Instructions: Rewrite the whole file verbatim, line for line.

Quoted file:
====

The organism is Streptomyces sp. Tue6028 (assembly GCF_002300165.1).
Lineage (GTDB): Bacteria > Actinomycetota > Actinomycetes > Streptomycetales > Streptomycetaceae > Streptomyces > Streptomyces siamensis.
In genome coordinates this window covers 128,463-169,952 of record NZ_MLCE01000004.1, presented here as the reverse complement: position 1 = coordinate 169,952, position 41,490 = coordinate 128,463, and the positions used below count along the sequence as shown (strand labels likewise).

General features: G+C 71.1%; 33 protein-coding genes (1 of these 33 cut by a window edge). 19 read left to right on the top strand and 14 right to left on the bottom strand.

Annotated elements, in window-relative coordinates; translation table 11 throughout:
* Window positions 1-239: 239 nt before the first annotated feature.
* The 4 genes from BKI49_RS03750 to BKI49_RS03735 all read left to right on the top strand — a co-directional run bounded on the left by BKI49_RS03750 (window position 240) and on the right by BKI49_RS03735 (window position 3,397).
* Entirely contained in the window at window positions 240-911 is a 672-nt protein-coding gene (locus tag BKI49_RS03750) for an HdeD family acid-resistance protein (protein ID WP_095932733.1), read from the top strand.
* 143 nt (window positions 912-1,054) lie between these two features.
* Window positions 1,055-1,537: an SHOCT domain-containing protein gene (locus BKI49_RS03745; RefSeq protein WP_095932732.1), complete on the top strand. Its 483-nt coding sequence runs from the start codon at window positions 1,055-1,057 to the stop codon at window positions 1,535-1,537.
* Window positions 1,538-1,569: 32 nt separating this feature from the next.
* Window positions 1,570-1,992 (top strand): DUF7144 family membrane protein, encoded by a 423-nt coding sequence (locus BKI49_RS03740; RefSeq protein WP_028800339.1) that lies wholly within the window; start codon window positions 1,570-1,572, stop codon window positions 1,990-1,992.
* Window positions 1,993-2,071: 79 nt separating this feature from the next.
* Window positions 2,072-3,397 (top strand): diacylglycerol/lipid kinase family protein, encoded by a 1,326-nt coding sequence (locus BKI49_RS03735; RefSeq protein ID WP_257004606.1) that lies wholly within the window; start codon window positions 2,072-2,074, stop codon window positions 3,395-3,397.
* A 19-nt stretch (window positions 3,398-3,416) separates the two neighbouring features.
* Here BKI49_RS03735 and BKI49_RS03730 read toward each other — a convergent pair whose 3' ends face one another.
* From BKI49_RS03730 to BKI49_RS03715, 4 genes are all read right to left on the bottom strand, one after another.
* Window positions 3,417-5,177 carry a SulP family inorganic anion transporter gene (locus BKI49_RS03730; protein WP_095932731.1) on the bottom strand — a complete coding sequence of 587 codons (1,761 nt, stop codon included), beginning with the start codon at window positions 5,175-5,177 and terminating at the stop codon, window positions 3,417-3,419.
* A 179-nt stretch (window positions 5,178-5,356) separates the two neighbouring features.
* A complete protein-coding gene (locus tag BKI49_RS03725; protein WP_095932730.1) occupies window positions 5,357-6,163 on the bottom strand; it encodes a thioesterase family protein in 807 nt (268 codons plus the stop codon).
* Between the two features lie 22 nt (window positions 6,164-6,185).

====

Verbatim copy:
The organism is Streptomyces sp. Tue6028 (assembly GCF_002300165.1).
Lineage (GTDB): Bacteria > Actinomycetota > Actinomycetes > Streptomycetales > Streptomycetaceae > Streptomyces > Streptomyces siamensis.
In genome coordinates this window covers 128,463-169,952 of record NZ_MLCE01000004.1, presented here as the reverse complement: position 1 = coordinate 169,952, position 41,490 = coordinate 128,463, and the positions used below count along the sequence as shown (strand labels likewise).

General features: G+C 71.1%; 33 protein-coding genes (1 of these 33 cut by a window edge). 19 read left to right on the top strand and 14 right to left on the bottom strand.

Annotated elements, in window-relative coordinates; translation table 11 throughout:
* Window positions 1-239: 239 nt before the first annotated feature.
* The 4 genes from BKI49_RS03750 to BKI49_RS03735 all read left to right on the top strand — a co-directional run bounded on the left by BKI49_RS03750 (window position 240) and on the right by BKI49_RS03735 (window position 3,397).
* Entirely contained in the window at window positions 240-911 is a 672-nt protein-coding gene (locus tag BKI49_RS03750) for an HdeD family acid-resistance protein (protein ID WP_095932733.1), read from the top strand.
* 143 nt (window positions 912-1,054) lie between these two features.
* Window positions 1,055-1,537: an SHOCT domain-containing protein gene (locus BKI49_RS03745; RefSeq protein WP_095932732.1), complete on the top strand. Its 483-nt coding sequence runs from the start codon at window positions 1,055-1,057 to the stop codon at window positions 1,535-1,537.
* Window positions 1,538-1,569: 32 nt separating this feature from the next.
* Window positions 1,570-1,992 (top strand): DUF7144 family membrane protein, encoded by a 423-nt coding sequence (locus BKI49_RS03740; RefSeq protein WP_028800339.1) that lies wholly within the window; start codon window positions 1,570-1,572, stop codon window positions 1,990-1,992.
* Window positions 1,993-2,071: 79 nt separating this feature from the next.
* Window positions 2,072-3,397 (top strand): diacylglycerol/lipid kinase family protein, encoded by a 1,326-nt coding sequence (locus BKI49_RS03735; RefSeq protein ID WP_257004606.1) that lies wholly within the window; start codon window positions 2,072-2,074, stop codon window positions 3,395-3,397.
* A 19-nt stretch (window positions 3,398-3,416) separates the two neighbouring features.
* Here BKI49_RS03735 and BKI49_RS03730 read toward each other — a convergent pair whose 3' ends face one another.
* From BKI49_RS03730 to BKI49_RS03715, 4 genes are all read right to left on the bottom strand, one after another.
* Window positions 3,417-5,177 carry a SulP family inorganic anion transporter gene (locus BKI49_RS03730; protein WP_095932731.1) on the bottom strand — a complete coding sequence of 587 codons (1,761 nt, stop codon included), beginning with the start codon at window positions 5,175-5,177 and terminating at the stop codon, window positions 3,417-3,419.
* A 179-nt stretch (window positions 5,178-5,356) separates the two neighbouring features.
* A complete protein-coding gene (locus tag BKI49_RS03725; protein WP_095932730.1) occupies window positions 5,357-6,163 on the bottom strand; it encodes a thioesterase family protein in 807 nt (268 codons plus the stop codon).
* Between the two features lie 22 nt (window positions 6,164-6,185).